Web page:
The SEC alleged that, contrary to defendant’s representations, defendant did not use investors’ funds as promised and instead used a substantial portion of the funds to pay for unrelated expenses and to make payments to other investors in a Ponzi-like manner.

The SEC said that in many instances, defendant issued promissory notes to investors that memorialized their investments in GMG. Defendant allegedly raised at least approximately $4 million through transactions involving notes. Pursuant to these notes and related documents, said the SEC, defendant often represented that he and GMG would use investors’ funds to facilitate real estate transactions through (i) the advancement of closing costs to third-party real estate purchasers or (ii) the making of a down payment to secure a sales contract on a particular property and resell it to a third-party purchaser.

According to the SEC, defendant typically promised to repay investors their principal with a high rate of interest equal to up to 25% of the principal within weeks of their investments. In some instances, said the SEC, defendant also purported to pledge collateral to the investors that he either did not own or significantly overvalued.

The SEC also alleged that defendant offered investment contracts in some cases, in which he agreed to pay investors a percentage of net profits (with a guaranteed minimum) on the relevant real estate transaction, in addition to a fixed rate of interest on their principal.

As explained by the SEC in its complaint (here), to carry out his scheme, defendant used bank accounts in the name of GMG. For example, noted the SEC, defendant directed that investors transmit their funds to GMG accounts and accessed GMG accounts to use such funds for cash withdrawals, personal expenses, and repayments to other investors.

The SEC further alleged that, with little cash left in GMG accounts, defendant resisted repaying investors their promised principal, interest, and/or guaranteed share of purported transaction profits. After providing various excuses for delays in repayments, said the SEC, defendant allegedly stopped responding to communications from several investors, who had lost large amounts of money as a result of defendant’s fraudulent conduct.

“As we allege in our complaint, [defendant] deceived investors by using an alias to conceal his criminal history and by initially making payments to create the false appearance of a successful investment strategy,” said Tejal D. Shah, Associate Regional Director of the SEC’s New York Regional Office. “This case is yet another example of the SEC’s constant efforts to stop those who profit from lies at the expense of investors.”

The SEC filed its complaint in United States District Court for the Southern District of New York. The Commission charged defendant with violating the antifraud provisions of the Securities Act of 1933 and Securities Exchange Act of 1934. The SEC seeks permanent injunctive relief; disgorgement plus prejudgment interest; a civil penalty; a conduct-based injunction, which, among other things, would prohibit his future participation in the sale of promissory notes and investment contracts; and an officer and director bar.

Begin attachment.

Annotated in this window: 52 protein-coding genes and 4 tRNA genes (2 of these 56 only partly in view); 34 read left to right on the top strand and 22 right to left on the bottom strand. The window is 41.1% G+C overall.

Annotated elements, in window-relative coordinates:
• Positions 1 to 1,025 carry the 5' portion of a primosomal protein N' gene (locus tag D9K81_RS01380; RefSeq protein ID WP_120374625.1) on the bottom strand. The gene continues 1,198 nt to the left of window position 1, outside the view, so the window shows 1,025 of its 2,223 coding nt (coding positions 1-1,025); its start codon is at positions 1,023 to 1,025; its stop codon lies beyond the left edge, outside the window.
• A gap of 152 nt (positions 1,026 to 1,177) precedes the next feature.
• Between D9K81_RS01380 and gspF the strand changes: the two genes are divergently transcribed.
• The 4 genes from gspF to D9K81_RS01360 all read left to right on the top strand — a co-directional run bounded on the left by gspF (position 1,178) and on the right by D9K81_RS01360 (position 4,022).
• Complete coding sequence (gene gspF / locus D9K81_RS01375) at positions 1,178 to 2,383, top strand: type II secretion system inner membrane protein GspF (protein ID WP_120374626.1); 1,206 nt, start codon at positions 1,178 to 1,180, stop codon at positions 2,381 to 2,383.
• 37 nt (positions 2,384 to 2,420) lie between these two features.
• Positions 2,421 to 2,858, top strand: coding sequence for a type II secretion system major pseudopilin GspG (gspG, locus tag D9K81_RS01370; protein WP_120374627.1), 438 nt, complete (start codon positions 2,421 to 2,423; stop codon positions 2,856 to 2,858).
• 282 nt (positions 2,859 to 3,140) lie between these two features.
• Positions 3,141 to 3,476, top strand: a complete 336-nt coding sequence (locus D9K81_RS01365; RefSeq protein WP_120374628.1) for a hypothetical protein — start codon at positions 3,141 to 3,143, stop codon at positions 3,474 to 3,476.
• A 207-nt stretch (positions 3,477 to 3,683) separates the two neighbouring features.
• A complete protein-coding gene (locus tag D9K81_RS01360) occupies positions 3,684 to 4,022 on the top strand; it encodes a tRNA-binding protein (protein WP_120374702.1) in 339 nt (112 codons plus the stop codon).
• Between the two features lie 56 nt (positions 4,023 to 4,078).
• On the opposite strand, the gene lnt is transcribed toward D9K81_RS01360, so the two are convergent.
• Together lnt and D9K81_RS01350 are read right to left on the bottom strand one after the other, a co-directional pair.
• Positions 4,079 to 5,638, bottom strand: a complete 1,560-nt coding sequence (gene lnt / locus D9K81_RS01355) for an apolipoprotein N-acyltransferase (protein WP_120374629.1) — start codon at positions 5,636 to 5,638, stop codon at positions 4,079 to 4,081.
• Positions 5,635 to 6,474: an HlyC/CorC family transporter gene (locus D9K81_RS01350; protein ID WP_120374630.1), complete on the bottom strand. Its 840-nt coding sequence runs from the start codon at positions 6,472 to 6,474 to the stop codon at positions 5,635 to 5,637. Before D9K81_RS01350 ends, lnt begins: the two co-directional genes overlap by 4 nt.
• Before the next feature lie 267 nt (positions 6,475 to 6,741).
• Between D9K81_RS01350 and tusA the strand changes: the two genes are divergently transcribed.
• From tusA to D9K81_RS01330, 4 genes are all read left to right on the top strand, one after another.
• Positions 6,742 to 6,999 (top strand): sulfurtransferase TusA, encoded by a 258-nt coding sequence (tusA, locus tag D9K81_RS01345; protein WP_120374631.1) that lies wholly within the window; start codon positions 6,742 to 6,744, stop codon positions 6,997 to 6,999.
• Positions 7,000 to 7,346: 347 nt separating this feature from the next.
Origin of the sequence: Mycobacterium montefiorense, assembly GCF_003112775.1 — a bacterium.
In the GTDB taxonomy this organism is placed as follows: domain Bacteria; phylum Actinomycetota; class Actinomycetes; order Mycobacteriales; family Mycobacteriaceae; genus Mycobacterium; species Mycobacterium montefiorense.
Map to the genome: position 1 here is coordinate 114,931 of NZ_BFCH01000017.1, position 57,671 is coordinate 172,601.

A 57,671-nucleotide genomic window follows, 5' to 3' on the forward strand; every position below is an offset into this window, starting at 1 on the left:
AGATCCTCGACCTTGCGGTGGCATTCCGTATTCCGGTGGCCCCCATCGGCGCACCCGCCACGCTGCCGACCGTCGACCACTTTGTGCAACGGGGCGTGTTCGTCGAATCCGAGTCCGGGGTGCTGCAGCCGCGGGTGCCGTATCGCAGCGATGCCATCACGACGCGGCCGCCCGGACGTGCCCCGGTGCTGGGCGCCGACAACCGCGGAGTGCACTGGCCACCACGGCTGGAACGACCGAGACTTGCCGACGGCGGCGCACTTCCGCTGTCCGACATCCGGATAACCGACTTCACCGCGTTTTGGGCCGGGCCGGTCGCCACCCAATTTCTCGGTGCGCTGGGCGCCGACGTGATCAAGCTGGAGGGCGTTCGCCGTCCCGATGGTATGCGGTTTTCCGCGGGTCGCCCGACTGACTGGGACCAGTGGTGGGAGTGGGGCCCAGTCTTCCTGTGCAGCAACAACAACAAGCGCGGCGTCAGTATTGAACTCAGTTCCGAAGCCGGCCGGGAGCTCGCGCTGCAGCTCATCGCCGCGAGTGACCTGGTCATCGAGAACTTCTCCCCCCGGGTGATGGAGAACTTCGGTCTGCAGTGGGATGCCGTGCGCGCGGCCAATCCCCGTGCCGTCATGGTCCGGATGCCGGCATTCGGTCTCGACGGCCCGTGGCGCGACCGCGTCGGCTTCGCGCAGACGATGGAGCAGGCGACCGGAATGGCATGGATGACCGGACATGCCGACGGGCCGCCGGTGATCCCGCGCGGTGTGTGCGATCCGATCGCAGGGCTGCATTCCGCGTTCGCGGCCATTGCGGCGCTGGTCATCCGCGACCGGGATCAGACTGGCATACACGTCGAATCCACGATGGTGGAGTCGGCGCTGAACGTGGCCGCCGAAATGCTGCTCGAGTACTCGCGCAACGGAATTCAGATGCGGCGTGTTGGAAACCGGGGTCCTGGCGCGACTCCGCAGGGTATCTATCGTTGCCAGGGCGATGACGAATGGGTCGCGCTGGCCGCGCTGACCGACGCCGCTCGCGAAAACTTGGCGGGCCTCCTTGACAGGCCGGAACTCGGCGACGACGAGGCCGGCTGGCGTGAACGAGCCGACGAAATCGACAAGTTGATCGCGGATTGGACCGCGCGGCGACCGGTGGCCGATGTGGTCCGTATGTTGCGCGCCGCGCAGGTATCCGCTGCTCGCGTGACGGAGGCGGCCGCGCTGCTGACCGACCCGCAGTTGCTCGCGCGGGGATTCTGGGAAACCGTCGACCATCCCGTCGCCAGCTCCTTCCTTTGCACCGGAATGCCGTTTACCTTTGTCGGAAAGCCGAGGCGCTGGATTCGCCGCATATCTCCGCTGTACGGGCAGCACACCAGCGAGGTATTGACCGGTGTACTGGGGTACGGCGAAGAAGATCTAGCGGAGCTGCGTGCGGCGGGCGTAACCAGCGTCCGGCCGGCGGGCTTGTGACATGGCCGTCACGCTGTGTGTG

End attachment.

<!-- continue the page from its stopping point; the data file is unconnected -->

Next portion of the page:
In a parallel action, the U.S. Attorney’s Office for the Southern District of New York brought criminal charges against defendant (here). The government charged defendant with one count of wire fraud and one count of securities fraud, which, if convicted, carries a maximum sentence of 20 years in prison for each count, and one count of aggravated identity theft, which, if convicted, carries a two-year mandatory sentence in addition to any sentence imposed. 

Commenting on the indictment (here),2 U.S. Attorney Damian Williams said: “As alleged, [defendant] used a fake name to conceal his prior convictions and to solicit more than $10 million as part of a series of brazen real estate scams against innocent New Yorkers.  Today’s arrest demonstrates this Office’s commitment to stopping recidivist fraudsters like [defendant] and to seeking justice for victims of financial frauds.”

FBI Assistant Director in Charge Michael J. Driscoll also comments, stating: “As alleged, the defendant ran a fraudulent scheme which used funds intended for real estate investment to repay other investors or use on lavish personal expenses.  This fraud, like many Ponzi schemes, guaranteed large returns on investment, but proved too good to be true.” 


  1. In 2014, the SEC issued an investor alert about affinity fraud. The alert can be found here.
  2. It is important to remember that the charges in the indictment (here) are merely accusations, and defendant is presumed innocent unless and until proven guilty.

Jeffrey M. Haber is a partner and co-founder of Freiberger Haber LLP.

This article is for informational purposes and is not intended to be and should not be taken as legal advice.

Freiberger Haber LLP
Copyright ©2022 Freiberger Haber LLP | Disclaimer
Attorney advertisement | Prior results do not guarantee a similar outcome.
425 Broadhollow Road, Suite 416, Melville, NY 11747 | (631) 574-4454
420 Lexington Avenue, Suite 300, New York, NY 10017 | (212) 209-1005
Attorney Website by Omnizant